Remembering Manouri Muttetuwegama nee De Silva

ONE REQUEIM from Gamini Seneviratne , in The Island, 25 July 2021  v

In the early nineteen sixties when we met, politics here was in a kind of crisis. The Left parties were defining themselves and each other in terms that emasculated such terms as ‘socialist’ of the meanings assigned to them not just in the literature but in the practice of revolution. We had sama samaja ‘new’ or without qualification, united socialist, revolutionary socialist, Bolshevik Leninist, Stalinist aka Communist, Trotskyite, Maoist and, lurking not far behind them every nuance of Democracy and Socialism. In hindsight all that seems innocent given the skulduggery that came to be sort of enshrined in a “Constitution” that enjoyed the distinction of being totally unconstitutional / illegal. So much more has been done since that J R J, the breaker of laws and trasher of justice would be chortling in whatever shades he now resides.

Manouri  was lately returned from her studies in Britain and took over the Samasamajist, the English language Party weekly; I helped as able in my free time. Though the broad contours of the LSSP were maintained – just about – new fractures were visible: thus, by 1964 when ‘it’ formed a coalition with the SLFP, those who took office in it, led by N M, were classified ‘rightist’, Colvin, Leslie, Bernard et al who did not oppose it were termed ‘centrist’ while Edmond, Bala and Merrill, the group that such as I sympathised with retained their claims to being ‘left’. But I worked in the Finance Ministry headed by NM and Manouri was Colvin’s daughter. Nevertheless, we contrived to steer the Samasamajist along lines that caused that coalition no harm.

It was around that time that I dedicated the following poem to her.


Everyone is not young as Evtushenko

says he is


It is easy to be young

in a nation which

is getting butter for a change

and open-necked shirts and pull-overs

made a size too large


When even the heavy machinery’s begun

sprouting lilies in the sky



you too seem young, meaning

I am made aware

of a confrontation. And, again I do not know

whether to be young is here

the same thing as the young

in raw Russia

applauding Evtushenko, understand,

where to be an artist of good family

only to Krushchev and such,

seems significant


Or in London where

labour is so respectable.


It is easy to be young

in a nation which is said to be only

forty-seven years old

when one is not yet forty and does not quite remember

the birth-pangs and the virtues

of one generation only need

to be lived down.

                                    (For Manouri) 1964

By the time I came to work for Colvin, the insurrection of 1971 was round the corner and when it erupted Colvin was away at negotiations on the prices of tea in the international market. He was on his way back and I managed to get through to our Deputy Trade Commissioner in Bombay to have Colvin sent through on a flight that would reach Colombo in daylight hours. The Ministry of Defence however declared that no jeep could be spared to escort Colvin from the airport and Manouri accompanied me in my Ford Anglia to Katunayake while Cyril drove Colvin’s family car, a Morris Minor behind us.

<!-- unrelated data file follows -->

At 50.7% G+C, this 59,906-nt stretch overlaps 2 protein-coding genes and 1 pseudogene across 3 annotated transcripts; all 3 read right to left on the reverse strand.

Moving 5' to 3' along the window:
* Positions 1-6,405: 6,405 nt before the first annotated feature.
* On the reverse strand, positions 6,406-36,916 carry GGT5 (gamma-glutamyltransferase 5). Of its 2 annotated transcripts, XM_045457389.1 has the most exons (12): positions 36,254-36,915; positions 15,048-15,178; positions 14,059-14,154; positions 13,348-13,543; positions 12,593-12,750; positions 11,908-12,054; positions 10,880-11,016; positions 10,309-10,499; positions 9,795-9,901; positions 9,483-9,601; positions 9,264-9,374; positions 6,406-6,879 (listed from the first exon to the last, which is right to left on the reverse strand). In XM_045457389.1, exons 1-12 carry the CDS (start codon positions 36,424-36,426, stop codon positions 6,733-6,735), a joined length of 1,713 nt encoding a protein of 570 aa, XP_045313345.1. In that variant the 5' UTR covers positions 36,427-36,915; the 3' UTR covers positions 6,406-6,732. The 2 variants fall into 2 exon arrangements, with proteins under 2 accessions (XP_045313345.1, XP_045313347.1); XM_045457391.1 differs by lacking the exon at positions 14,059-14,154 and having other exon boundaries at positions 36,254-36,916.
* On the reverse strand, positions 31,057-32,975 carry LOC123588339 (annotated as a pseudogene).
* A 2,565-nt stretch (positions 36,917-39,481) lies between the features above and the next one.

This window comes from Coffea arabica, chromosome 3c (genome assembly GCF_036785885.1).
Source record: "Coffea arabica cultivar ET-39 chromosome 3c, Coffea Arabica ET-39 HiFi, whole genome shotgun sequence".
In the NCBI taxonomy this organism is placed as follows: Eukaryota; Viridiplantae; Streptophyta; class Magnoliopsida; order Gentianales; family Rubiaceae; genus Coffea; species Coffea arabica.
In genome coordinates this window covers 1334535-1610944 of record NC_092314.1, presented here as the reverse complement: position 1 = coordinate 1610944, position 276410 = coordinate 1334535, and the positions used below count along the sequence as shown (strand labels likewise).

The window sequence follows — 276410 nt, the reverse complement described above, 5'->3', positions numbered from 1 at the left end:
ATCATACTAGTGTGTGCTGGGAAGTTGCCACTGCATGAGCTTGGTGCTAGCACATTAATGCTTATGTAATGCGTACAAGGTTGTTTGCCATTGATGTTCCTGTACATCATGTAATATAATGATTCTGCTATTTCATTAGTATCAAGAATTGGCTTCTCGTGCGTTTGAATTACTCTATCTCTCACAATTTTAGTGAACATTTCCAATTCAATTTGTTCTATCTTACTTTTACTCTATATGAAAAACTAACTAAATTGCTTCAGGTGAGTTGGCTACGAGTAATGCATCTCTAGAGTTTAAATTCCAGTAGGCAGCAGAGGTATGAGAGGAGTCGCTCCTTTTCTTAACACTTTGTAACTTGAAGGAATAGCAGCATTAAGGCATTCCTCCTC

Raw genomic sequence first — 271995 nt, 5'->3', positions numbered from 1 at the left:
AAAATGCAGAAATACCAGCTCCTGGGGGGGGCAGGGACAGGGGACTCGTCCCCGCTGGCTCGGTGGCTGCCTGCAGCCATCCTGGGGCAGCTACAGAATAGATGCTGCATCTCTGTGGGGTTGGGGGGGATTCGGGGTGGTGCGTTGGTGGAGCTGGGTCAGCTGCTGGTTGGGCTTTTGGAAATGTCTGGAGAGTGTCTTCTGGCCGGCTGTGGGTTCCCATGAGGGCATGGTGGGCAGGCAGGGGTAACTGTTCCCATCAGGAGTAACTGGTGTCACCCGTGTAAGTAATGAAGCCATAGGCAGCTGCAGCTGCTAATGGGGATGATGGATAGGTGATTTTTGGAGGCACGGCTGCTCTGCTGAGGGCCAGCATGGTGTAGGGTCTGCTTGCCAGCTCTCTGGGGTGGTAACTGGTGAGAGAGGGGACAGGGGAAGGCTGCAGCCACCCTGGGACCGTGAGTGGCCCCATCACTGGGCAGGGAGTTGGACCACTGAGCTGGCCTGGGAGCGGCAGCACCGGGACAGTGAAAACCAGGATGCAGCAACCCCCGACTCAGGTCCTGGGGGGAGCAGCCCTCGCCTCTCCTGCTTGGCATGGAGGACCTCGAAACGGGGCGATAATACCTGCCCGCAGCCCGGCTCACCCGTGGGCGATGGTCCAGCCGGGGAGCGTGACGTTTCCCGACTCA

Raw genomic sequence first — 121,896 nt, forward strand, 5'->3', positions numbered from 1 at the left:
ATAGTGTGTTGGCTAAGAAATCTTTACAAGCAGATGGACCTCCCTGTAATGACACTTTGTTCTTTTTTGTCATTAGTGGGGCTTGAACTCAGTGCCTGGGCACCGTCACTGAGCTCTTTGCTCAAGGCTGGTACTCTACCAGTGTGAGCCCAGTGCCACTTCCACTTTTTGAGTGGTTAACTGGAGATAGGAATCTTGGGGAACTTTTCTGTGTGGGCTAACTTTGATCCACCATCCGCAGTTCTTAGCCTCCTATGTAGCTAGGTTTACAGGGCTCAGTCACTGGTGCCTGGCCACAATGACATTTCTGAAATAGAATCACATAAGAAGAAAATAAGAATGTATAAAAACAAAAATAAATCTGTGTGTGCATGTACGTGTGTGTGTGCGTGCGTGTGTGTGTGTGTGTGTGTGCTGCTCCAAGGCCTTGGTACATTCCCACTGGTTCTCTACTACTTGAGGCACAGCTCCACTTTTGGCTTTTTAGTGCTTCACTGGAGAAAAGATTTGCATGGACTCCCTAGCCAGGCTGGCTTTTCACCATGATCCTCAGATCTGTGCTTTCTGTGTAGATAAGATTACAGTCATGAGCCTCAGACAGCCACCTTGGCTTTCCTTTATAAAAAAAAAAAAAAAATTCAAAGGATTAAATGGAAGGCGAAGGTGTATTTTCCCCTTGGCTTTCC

In due course I came to know Sarath Muttetuwegama (to the degree that I could tell Pieter Keuneman that I would join a Communist Party headed by Sarath).

In the 1990s Manouri joined R K W Goonasekera and others in a Fundamental Rights application before the Supreme Court on behalf of my son Malinda. (The Court held against the Secretary of Defence and the IGP – and imposed fines on the culprits requiring them to make those payments personally).

 She has been entrusted with major inquiries into allegations of abuse of human rights and always managed to steer them towards the truth regardless of the wishes of the powers that consented to such inquiries being made at all.

May Ramani and others dear to her obtain some measure of solace in the light of the comfort she brought to so many people throughout the country.

     ****  ****
TWO: Nimalka Fernando

Manouri Muttetuwegama has passed away. She has been in the left movement as an activist in the Samasamaja Movement and continued to uphold the struggle for justice, a core value of the left.  I met Manouri in my younger days during left gatherings but later on more through our working relationship in the Asia Pacific Forum on Women, Law and Development based in Malaysia where I worked as the regional co-ordinator. Manouri still remains as a valued friend in the Asian network committed to women’s human rights. She and I participated in the 20th Anniversary celebrations held in Bangkok in 2009.

Manouri though frail continued to be involved in activities for reconciliation as the Head of the Task Force for Reconciliation appointed in 2017. She remained committed to the cause against disappearances continuing her long struggle since 1989. We still refer to the report of the Commission dealing with the disappeared in the past as Manouri’s report.

Often she would express her concerns regarding the failure of the non-payment of the Rs 6000 monthly relief package to the families of the disappeared, a recommendation of the Office on Missing Persons. She wanted justice for the disappeared and took part in all our activities and events encouraging the OMP to uphold the rights of the families. She joined us as the guest speaker at the International Day of the Disappeared celebrated in 2019 at the Saraswathi Premises mingling with the families holding their hands giving us hope to move on.

Dear friend and colleague, you encouraged us, inspired us, gave advice and shared your experiences in life as well as in the struggle.

It is difficult to say goodbye to Manouri.

May you rest in peace.



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